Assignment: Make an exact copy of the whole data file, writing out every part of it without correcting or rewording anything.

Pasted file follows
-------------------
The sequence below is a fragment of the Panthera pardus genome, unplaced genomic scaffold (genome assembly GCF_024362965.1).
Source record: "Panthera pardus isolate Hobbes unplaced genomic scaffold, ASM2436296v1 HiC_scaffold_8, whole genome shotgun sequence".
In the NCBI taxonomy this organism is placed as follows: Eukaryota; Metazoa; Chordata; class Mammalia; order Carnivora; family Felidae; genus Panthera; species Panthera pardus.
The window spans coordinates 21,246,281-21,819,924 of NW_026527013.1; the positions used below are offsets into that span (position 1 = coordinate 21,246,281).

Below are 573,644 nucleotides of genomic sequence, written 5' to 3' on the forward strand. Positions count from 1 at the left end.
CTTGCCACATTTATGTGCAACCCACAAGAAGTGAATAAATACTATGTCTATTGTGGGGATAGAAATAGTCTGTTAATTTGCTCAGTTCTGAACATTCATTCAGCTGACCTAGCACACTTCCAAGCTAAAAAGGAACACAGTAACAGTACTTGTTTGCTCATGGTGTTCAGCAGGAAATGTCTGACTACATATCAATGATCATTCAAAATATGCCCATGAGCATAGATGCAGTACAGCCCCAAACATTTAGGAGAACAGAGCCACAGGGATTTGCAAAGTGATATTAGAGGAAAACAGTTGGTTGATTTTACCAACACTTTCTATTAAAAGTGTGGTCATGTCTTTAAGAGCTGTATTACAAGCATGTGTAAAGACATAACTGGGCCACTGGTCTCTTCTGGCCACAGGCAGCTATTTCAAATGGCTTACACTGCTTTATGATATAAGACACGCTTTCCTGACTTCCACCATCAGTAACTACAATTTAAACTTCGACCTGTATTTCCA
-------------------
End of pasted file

The sequence below is a fragment of the Panthera pardus genome, unplaced genomic scaffold (genome assembly GCF_024362965.1).
Source record: "Panthera pardus isolate Hobbes unplaced genomic scaffold, ASM2436296v1 HiC_scaffold_8, whole genome shotgun sequence".
In the NCBI taxonomy this organism is placed as follows: Eukaryota; Metazoa; Chordata; class Mammalia; order Carnivora; family Felidae; genus Panthera; species Panthera pardus.
The window spans coordinates 21,246,281-21,819,924 of NW_026527013.1; the positions used below are offsets into that span (position 1 = coordinate 21,246,281).

Below are 573,644 nucleotides of genomic sequence, written 5' to 3' on the forward strand. Positions count from 1 at the left end.
CTTGCCACATTTATGTGCAACCCACAAGAAGTGAATAAATACTATGTCTATTGTGGGGATAGAAATAGTCTGTTAATTTGCTCAGTTCTGAACATTCATTCAGCTGACCTAGCACACTTCCAAGCTAAAAAGGAACACAGTAACAGTACTTGTTTGCTCATGGTGTTCAGCAGGAAATGTCTGACTACATATCAATGATCATTCAAAATATGCCCATGAGCATAGATGCAGTACAGCCCCAAACATTTAGGAGAACAGAGCCACAGGGATTTGCAAAGTGATATTAGAGGAAAACAGTTGGTTGATTTTACCAACACTTTCTATTAAAAGTGTGGTCATGTCTTTAAGAGCTGTATTACAAGCATGTGTAAAGACATAACTGGGCCACTGGTCTCTTCTGGCCACAGGCAGCTATTTCAAATGGCTTACACTGCTTTATGATATAAGACACGCTTTCCTGACTTCCACCATCAGTAACTACAATTTAAACTTCGACCTGTATTTCCA